With Dan Kirkpatrick , executive development chef for Atalian Servest Food Co and winner of Street Food Chef of the Year at our recent StrEAT Food Awards.
Cheese on toast with loads of Worcestershire sauce
This one is a comfort food classic which, when done well, is a real thing of beauty. A slice of gorgeous seeded toast, tangy Lancashire cheese and a punch of Worcestershire sauce. Heaven!
Slow-braised lamb of any incarnation
I adore slow-cooked meats that melt as you eat them – whether that be more traditionally cooked with mash potato, or in a curry or with fluffy pillow like flat bread.
Fish and chips
I can’t name many better things in life than good fish and chips. Thick cut cod wrapped in a crispy beer batter, maris piper potatoes cooked in beef dripping and mushy peas. And I wish people would stop putting mint in with their peas when with fish – it’s just wrong!
Sticky Korean fried chicken
Everybody loves fried chicken – it’s a real comfort food of choice across the globe – but when you dip the chicken in a sticky Korean Gochujang BBQ sauce laced with toasted sesame and lime, it takes on a whole new level.
Lamb massaman and sticky rice
Slow-cooked, melt in the mouth lamb and flavour sucking potatoes in a gorgeous cinnamon, coconut and cardamom sauce, topped with crispy shallots and toasted peanuts. Just wow!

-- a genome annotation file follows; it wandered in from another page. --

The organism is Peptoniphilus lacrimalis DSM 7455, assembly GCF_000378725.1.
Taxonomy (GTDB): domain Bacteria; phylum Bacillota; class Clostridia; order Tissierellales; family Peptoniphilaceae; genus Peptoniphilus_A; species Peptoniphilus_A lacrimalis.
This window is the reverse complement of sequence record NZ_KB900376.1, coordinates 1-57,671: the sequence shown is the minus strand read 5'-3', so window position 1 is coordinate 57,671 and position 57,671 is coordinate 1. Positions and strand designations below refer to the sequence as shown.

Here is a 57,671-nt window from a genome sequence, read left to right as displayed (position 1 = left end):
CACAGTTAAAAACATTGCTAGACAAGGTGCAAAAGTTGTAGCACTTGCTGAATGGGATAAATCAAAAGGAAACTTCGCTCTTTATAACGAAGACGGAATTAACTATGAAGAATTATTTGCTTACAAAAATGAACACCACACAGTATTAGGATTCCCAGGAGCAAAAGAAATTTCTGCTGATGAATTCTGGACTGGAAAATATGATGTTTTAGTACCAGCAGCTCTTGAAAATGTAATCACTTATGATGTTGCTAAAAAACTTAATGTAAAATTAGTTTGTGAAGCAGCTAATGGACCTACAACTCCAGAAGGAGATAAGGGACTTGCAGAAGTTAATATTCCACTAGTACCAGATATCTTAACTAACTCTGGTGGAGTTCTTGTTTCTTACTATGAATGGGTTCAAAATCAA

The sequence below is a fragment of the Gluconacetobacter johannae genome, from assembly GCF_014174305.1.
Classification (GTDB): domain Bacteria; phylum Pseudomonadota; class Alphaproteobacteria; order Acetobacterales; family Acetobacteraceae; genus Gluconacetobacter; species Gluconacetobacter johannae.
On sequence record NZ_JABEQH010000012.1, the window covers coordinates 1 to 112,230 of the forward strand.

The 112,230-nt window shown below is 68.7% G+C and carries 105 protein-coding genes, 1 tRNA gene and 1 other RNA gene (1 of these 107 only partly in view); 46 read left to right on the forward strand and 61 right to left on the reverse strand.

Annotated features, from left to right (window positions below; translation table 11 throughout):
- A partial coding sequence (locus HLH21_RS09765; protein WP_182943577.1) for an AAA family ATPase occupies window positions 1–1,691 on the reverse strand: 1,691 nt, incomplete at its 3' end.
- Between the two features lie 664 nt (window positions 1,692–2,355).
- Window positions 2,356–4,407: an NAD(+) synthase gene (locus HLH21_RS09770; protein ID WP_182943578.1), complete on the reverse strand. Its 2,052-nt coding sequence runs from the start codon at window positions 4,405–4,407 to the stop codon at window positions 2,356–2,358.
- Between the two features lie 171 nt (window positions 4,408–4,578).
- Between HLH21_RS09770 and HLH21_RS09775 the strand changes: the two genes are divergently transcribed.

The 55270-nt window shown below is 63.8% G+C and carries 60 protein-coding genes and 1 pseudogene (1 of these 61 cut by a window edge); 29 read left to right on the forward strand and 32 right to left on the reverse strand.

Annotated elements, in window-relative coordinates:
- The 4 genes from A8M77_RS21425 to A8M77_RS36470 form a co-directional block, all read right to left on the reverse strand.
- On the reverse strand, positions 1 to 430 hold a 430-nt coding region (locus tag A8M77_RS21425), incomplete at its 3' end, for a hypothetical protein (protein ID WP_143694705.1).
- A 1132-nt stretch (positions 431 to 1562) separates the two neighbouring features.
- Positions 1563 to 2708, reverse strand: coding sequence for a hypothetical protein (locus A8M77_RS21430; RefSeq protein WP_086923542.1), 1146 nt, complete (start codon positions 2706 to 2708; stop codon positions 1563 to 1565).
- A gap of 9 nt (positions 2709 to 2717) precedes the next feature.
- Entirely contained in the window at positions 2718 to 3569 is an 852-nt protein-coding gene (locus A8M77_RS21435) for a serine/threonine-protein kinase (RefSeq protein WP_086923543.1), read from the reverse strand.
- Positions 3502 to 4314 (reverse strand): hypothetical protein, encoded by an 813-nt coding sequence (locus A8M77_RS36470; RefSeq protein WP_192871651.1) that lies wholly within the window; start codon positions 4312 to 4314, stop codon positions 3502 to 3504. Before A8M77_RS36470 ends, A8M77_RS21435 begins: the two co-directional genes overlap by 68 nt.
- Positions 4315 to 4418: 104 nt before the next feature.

Old school steamed steak suet pudding
An absolute British classic, which done well is an absolute beauty. I’d love to say we had this kind of home cooking growing up, but it would be a lie, my mum’s a terrible cook, so I would have more than likely been eating something from the freezer.
Bacon and egg butty with a cup of tea
Freshly-baked bread, loads of salted butter, crispy smoked streaky bacon and a runny fried egg, smothered in HP Sauce. All of this is served, of course, with a boiling hot cup of tea, milk no sugar…
The king of puddings! Summer berries, sponge, raspberry jelly, rich and runny vanilla custard, lightly whipped cream and a crumbled flake. Controversial, but no sherry and definitely no tinned fruit.
What luxury item would you take with you?
Gin and tonic – I mean, you might as well enjoy being stranded!
What one book would you take with you?
Formulas for Flavour by John Campbell is a cookery book that completely blew my mind. I was fresh out of college when I read it. With a less than useful repertoire of duchess potatoes and fan of seasonal melon, it showed me a whole new world of flavour, presentation and precision.
Finally, if you were allowed one dish which would it be?
The steamed steak suet pudding, served with up buttery mash, sticky roasted carrots and proper gravy.